There’s another aspect to this, which is that like most novelists, I suspect, I can be a bit light-fingered when I hear a particularly good anecdote, or a clever turn of phrase – I scribble it down the first chance I get and insert it into whatever I am writing. It would be terrible if people became more guarded around me because of that. Where would I get my material?
Do you find that aspects of your government work (whether knowingly or subliminally), find their way into your writing?
Absolutely – there’s no way of keeping it out. But not in the way you might think. There are no secrets in my books, no real operations stolen from real life and lightly-disguised. I wouldn’t dream of putting anything remotely sensitive in a novel – if indeed I knew anything sensitive. I suppose the influence of a career in government can be felt mainly in my attempt to stick as close as possible to what might plausibly happen in the real world. From the outside it’s very easy to imagine secret cabals and wild conspiracies; from the inside you see just how difficult it is to get anything done, how bureaucratic the culture feels, how cautious everyone is. I wanted to capture a sense of that, within a narrative that is grounded in reality. Fortunately newspapers provide an abundance of material: bungling Russian assassins, Saudi hit squads, fake rocks, Trump’s dirty laundry and much more besides. There’s no need for car chases or clifftop fist fights – you only have to turn on the television to get a pretty accurate sense of what really goes on, and some of it is much more thrilling than the things novelists make up.
In a change to many espionage tales, at the beginning of the book your main character August comes across as a failure, , rather than a successful spy. Do you think that there is something more interesting and multi-layered about writing a character from a starting point of failure and difficulty, rather than success?
August was a very good spy, and during his time in the job he also pulled off a number of acts of deliberate disobedience directly under the noses of his managers, leading to a five year internal investigation to find the officer responsible. But at the start of the story he is in a very different place. His wife has recently died in an accident, which tips him downwards into a spiral of depression and alcohol and anxiety until all he craves is distraction from his grief. This leads him to take unnecessary risks and to make questionable judgements.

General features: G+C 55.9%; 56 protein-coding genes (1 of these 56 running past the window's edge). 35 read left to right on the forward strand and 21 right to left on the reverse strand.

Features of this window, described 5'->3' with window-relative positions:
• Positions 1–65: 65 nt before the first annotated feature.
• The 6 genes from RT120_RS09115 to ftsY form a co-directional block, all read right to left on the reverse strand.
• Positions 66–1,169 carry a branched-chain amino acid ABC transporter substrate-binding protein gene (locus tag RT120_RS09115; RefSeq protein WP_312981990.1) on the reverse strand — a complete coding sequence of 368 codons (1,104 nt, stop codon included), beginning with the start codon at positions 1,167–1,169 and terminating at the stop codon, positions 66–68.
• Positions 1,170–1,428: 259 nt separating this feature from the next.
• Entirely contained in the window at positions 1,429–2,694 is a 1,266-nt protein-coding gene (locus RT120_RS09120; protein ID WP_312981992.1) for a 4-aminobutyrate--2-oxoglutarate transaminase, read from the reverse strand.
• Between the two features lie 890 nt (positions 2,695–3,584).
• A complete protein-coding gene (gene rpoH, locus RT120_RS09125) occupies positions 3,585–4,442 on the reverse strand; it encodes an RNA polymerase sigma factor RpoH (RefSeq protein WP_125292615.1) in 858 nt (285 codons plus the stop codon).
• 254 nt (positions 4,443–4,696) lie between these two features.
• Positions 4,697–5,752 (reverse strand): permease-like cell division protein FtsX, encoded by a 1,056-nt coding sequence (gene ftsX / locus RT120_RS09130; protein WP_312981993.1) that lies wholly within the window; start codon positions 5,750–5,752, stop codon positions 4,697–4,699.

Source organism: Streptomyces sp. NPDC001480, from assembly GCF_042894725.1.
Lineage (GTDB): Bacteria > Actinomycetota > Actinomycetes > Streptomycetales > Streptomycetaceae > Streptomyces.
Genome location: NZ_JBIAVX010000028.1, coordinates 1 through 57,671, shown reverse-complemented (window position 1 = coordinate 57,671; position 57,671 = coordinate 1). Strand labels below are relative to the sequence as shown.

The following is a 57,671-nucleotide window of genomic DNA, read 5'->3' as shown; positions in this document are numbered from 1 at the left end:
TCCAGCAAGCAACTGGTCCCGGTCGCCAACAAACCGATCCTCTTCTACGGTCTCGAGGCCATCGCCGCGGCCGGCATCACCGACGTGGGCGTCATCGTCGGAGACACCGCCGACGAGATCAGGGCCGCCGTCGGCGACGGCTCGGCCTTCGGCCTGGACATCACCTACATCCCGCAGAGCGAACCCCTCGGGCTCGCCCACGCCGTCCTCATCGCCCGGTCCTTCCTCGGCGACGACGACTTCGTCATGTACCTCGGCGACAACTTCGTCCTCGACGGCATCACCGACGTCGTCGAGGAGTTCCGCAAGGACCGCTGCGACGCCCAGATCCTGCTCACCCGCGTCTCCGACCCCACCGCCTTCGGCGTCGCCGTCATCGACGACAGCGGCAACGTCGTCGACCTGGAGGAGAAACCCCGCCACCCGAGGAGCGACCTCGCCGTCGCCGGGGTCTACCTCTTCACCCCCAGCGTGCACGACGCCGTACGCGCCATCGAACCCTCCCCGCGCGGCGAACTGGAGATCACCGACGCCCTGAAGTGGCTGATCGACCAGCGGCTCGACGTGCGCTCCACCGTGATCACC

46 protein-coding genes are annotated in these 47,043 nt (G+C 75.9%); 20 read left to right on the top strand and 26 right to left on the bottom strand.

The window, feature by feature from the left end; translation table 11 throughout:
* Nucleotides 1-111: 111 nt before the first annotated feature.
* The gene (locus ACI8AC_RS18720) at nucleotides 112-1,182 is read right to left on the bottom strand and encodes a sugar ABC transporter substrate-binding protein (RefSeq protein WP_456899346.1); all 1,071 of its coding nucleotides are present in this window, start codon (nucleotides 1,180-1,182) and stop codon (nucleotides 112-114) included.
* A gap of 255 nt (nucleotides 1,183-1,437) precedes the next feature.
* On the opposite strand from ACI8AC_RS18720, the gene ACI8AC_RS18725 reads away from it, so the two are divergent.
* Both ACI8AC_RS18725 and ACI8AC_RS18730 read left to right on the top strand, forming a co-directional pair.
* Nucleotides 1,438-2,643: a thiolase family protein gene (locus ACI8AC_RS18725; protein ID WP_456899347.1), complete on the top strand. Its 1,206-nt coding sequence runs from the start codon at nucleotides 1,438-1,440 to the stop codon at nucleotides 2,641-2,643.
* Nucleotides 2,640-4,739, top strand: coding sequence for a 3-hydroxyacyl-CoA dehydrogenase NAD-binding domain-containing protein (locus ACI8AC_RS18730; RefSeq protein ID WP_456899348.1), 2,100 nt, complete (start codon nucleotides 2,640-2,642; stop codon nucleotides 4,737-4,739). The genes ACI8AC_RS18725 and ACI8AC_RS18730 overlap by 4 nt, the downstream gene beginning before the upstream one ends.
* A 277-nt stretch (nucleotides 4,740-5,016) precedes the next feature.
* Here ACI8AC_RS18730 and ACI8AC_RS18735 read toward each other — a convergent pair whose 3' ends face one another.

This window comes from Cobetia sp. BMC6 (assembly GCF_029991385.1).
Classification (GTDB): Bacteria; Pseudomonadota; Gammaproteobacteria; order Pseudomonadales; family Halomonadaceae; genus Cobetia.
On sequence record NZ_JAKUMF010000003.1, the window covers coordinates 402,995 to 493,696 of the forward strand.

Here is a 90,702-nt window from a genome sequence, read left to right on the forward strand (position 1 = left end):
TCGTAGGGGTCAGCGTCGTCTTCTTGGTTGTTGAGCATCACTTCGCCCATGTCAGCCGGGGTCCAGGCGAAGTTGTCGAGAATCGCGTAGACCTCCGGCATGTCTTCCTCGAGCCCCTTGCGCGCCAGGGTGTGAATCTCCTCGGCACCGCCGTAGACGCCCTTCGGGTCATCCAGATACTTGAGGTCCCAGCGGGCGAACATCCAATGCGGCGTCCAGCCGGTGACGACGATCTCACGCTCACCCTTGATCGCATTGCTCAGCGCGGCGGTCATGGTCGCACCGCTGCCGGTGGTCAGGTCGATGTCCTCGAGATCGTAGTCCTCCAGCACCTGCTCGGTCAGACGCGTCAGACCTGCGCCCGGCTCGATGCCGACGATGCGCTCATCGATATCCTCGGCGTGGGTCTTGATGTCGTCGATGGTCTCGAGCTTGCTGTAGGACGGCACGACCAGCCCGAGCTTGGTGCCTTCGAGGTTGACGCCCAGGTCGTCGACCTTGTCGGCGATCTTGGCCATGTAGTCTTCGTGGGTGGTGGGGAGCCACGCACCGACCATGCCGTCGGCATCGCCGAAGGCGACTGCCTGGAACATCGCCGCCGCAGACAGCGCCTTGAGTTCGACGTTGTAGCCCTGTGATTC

You are right, though, that a character struggling with a sense of his own failure and inadequacy is more interesting than a character who feels that he is on top of the world. I don’t think that people generally feel that about themselves. Most people struggle, to one degree or another. And so writing about a character who considers himself to be pretty terrific and who goes on to save the world is just not that interesting, and about as far away from any notion of realism as it’s possible to get.
The section titles of your book are fascinating: money, ideology, coercion, and ego, can you share with us a little about this? What inspired you to focus on these areas, and was this the plan from the beginning?
Money, ideology, coercion and ego form the acronym MICE, which spies used to use to identify possible motivations for betrayal. The idea was that a spy might succeed in recruiting an agent by offering them lots of money, persuading them that they share the same worldview, blackmailing them or manipulating and massaging their ego. I’m not sure the MICE acronym is used very widely as a guide anymore, and I certainly hope that the days of coercing people into providing information are long gone, at least in the UK. I’m sure it happens in plenty of other places.